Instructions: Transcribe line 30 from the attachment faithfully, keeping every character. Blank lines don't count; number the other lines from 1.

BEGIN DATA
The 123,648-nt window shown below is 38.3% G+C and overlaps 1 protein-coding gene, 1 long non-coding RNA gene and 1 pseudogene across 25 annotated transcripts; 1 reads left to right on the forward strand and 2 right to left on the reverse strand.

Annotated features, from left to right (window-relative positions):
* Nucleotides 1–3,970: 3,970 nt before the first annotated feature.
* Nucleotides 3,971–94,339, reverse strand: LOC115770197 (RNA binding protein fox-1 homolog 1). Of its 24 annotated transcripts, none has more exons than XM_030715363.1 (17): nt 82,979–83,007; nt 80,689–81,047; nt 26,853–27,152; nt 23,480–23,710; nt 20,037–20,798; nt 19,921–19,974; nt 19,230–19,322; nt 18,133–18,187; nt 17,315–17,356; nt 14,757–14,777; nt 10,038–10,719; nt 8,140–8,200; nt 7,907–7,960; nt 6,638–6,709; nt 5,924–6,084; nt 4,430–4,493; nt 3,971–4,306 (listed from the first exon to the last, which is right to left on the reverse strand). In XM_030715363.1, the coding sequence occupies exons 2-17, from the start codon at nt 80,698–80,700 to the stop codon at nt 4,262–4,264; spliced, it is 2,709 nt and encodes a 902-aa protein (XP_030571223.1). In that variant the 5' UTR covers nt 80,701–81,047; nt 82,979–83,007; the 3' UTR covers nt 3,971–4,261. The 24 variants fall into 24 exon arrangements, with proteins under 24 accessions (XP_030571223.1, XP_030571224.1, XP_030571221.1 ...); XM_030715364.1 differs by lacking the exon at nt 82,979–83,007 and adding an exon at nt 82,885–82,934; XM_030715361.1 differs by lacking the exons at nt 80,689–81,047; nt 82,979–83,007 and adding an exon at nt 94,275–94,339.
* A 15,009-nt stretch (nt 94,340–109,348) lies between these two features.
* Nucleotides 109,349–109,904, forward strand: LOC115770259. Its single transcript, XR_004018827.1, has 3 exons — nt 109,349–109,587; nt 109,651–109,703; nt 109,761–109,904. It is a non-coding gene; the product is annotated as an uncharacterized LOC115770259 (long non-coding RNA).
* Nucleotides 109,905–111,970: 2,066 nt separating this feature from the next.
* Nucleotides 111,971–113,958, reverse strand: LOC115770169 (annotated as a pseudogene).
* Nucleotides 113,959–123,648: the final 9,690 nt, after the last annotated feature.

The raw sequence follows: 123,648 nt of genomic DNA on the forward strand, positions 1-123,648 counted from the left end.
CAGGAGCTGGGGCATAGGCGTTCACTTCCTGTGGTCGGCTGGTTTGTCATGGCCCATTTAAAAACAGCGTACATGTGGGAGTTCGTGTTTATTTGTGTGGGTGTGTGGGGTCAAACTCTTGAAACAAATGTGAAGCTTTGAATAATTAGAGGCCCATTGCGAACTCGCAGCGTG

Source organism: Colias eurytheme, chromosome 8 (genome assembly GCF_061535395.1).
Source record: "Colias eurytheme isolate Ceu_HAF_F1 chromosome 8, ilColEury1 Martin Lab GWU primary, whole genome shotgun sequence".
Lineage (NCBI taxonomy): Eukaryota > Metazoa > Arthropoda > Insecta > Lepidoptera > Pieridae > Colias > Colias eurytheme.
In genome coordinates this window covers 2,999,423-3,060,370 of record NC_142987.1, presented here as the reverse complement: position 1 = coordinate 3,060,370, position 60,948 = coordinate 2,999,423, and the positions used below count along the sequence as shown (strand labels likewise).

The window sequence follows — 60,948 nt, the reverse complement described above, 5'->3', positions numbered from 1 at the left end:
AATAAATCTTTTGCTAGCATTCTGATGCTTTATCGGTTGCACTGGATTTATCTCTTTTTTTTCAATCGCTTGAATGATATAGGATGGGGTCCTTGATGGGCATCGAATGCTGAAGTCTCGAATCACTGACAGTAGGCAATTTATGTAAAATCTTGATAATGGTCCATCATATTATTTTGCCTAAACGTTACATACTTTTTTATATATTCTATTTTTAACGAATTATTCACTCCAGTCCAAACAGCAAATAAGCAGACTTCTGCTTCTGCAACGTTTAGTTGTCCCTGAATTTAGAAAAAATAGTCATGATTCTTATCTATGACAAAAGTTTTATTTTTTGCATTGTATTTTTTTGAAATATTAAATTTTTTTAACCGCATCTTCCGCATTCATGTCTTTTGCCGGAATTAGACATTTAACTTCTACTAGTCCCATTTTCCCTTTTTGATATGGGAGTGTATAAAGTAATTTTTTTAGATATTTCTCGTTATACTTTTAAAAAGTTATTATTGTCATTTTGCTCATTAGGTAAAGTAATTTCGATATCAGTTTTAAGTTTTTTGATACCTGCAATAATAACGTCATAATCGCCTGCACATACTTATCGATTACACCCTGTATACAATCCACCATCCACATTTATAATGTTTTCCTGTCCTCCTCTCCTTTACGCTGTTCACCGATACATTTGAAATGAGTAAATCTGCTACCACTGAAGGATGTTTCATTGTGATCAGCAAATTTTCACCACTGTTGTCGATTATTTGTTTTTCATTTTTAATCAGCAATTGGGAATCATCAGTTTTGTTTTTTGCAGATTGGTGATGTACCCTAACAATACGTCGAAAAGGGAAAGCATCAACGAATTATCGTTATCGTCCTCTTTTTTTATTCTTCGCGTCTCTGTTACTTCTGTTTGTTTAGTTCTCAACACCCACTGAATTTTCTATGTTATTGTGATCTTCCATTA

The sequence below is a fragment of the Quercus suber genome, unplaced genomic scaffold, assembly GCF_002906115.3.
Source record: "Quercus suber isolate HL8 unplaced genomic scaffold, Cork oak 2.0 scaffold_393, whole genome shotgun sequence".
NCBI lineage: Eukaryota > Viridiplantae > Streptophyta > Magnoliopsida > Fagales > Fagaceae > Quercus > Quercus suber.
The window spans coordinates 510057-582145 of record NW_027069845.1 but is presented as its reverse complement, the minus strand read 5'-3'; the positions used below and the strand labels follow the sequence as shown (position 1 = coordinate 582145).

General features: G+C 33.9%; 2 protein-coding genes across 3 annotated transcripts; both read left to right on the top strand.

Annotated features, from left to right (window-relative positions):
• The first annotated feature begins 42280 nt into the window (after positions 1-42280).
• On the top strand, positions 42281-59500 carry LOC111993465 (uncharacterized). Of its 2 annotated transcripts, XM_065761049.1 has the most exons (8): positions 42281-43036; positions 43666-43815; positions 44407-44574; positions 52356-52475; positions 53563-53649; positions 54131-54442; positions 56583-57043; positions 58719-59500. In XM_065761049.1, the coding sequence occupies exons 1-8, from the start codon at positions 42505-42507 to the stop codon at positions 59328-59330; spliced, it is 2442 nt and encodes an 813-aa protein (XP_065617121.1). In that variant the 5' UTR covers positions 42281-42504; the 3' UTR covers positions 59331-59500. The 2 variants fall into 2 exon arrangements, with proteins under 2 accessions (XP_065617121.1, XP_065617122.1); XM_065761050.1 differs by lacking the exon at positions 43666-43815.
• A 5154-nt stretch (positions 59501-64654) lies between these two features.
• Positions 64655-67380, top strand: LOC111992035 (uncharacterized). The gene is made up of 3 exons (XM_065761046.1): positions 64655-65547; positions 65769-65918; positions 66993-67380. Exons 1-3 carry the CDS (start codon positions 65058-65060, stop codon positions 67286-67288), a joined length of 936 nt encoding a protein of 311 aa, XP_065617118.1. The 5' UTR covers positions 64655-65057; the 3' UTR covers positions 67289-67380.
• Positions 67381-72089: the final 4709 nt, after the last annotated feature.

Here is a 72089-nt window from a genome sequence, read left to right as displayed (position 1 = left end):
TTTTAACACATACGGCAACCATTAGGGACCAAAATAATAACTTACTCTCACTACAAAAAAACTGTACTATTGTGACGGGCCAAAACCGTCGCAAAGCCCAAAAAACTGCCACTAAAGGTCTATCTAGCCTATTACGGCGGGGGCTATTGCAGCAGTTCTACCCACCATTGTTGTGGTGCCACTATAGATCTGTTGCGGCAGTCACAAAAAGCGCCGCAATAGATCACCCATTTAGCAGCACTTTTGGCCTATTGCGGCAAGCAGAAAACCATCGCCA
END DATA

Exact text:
TTTTAACACATACGGCAACCATTAGGGACCAAAATAATAACTTACTCTCACTACAAAAAAACTGTACTATTGTGACGGGCCAAAACCGTCGCAAAGCCCAAAAAACTGCCACTAAAGGTCTATCTAGCCTATTACGGCGGGGGCTATTGCAGCAGTTCTACCCACCATTGTTGTGGTGCCACTATAGATCTGTTGCGGCAGTCACAAAAAGCGCCGCAATAGATCACCCATTTAGCAGCACTTTTGGCCTATTGCGGCAAGCAGAAAACCATCGCCA